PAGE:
Bugle marches at 6am, days working down the pit and attempted murders – life in a Victorian young offender’s institution was far from idyllic.
Records from one of Yorkshire’s most notorious educational institutions have been made available to the public on popular family heritage website Ancestry.co.uk.
Calder Farm Reformatory, which stood in Sands Lane, Mirfield, was built in 1855 and by 1859 housed 110 boys of school age who had to go through a tough daily regime.
Mirfield historian Frances Stott said: “The school was run on a very strict basis, almost military.
“Every Sunday morning the boys would march on the fields, fronted by a bugle player, and they could be heard in the town.
“They were also made to work, with many going on to live and work with miners.”
But despite its strict regime, the reformatory was not without its troubles.
A report in the Leeds Mercury from April 9, 1864 said Joseph Broadhead, a youth held in the reformatory, had tried to murder the schoolmaster’s wife.
It read: “Broadhead fastened a door leading into the schoolhouse, and then taking up a large knife used for cutting up loaves of bread for the boys, he went to the Johnsons and, rushing at the schoolmaster’s wife, attempted to stab her.”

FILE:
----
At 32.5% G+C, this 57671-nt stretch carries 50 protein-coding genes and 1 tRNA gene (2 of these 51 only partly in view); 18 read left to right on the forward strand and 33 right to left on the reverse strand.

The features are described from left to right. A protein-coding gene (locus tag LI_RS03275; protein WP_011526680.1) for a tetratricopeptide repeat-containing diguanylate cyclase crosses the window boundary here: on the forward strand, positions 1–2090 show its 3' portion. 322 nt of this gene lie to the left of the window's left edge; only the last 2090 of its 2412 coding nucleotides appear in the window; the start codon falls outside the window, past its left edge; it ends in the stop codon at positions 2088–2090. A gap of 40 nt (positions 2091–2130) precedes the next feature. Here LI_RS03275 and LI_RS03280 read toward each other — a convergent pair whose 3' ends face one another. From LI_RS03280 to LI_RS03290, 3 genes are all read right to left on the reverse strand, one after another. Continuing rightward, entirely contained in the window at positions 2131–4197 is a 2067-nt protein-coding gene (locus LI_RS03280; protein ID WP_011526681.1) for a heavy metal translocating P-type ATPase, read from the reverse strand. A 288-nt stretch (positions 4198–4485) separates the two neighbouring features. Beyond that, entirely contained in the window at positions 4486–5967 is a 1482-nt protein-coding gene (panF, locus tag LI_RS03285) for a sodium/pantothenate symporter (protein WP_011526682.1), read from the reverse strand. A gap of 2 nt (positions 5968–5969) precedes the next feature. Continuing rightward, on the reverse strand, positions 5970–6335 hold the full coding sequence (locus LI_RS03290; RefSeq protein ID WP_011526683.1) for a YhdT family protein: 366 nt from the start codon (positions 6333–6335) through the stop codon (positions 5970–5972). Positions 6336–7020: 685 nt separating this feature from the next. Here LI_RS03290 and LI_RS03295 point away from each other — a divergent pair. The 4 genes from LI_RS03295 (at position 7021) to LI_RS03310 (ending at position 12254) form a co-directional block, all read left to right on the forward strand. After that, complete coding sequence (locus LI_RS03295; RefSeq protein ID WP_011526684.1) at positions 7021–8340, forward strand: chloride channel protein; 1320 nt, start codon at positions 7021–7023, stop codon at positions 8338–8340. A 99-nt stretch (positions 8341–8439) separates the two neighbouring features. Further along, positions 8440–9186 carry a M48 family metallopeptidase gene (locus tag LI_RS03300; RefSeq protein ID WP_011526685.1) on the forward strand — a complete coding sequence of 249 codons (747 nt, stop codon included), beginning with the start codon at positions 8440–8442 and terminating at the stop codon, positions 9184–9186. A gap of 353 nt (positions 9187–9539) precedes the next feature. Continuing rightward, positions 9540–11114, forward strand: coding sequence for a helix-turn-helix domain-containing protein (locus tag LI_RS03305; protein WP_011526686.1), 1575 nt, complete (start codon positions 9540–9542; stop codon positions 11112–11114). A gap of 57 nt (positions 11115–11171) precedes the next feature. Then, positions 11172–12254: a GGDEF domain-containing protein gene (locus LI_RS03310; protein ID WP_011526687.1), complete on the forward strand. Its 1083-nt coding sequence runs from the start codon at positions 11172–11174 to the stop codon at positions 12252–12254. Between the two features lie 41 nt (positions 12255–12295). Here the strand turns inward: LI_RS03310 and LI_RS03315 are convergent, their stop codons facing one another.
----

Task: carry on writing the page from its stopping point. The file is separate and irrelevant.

The reformatory was set up after the government passed two Youth Offender Acts in 1854, requiring the Home Office to certify certain institutions in which to place not only juvenile offenders but also neglected or abandoned children.
Some of the children admitted to the school had displayed considerable cunning.
Twelve-year-old Herbert Wells committed forgery and larceny after stealing an old chequebook from a local vet, faking his signature and drawing out significant funds.
Others were simply destitute, such as five-year-old William Judge, who was admitted after being found “wandering, not having any home or visible means of subsistence”.
The reformatory was decommissioned for a time but was recertified in 1916 to house 103 boys, with farmhouses adapted to accommodate the school. It finally closed in April 1922.
Despite its closure, many of the building’s original features remained for decades.
Former Mayor of Mirfield David Pinder, who grew up in the area, said: “It was derelict when I was a child, and I remember going to play there with my friends.
“There was still a swimming pool in the grounds until the 1970s – which is amazing really, as these days, health and safety would have a field day if they found a pool full of stagnant water where children were playing!”
The 36-acre site has since become part of Dewsbury and District Golf Club.
Visit www.ancestry.co.uk to find more records on young offenders at Calder Farm.
For more on the history of Mirfield, see Frances Stott’s book Mirfield, which is available from Batley Library. All proceeds from sales go to charity.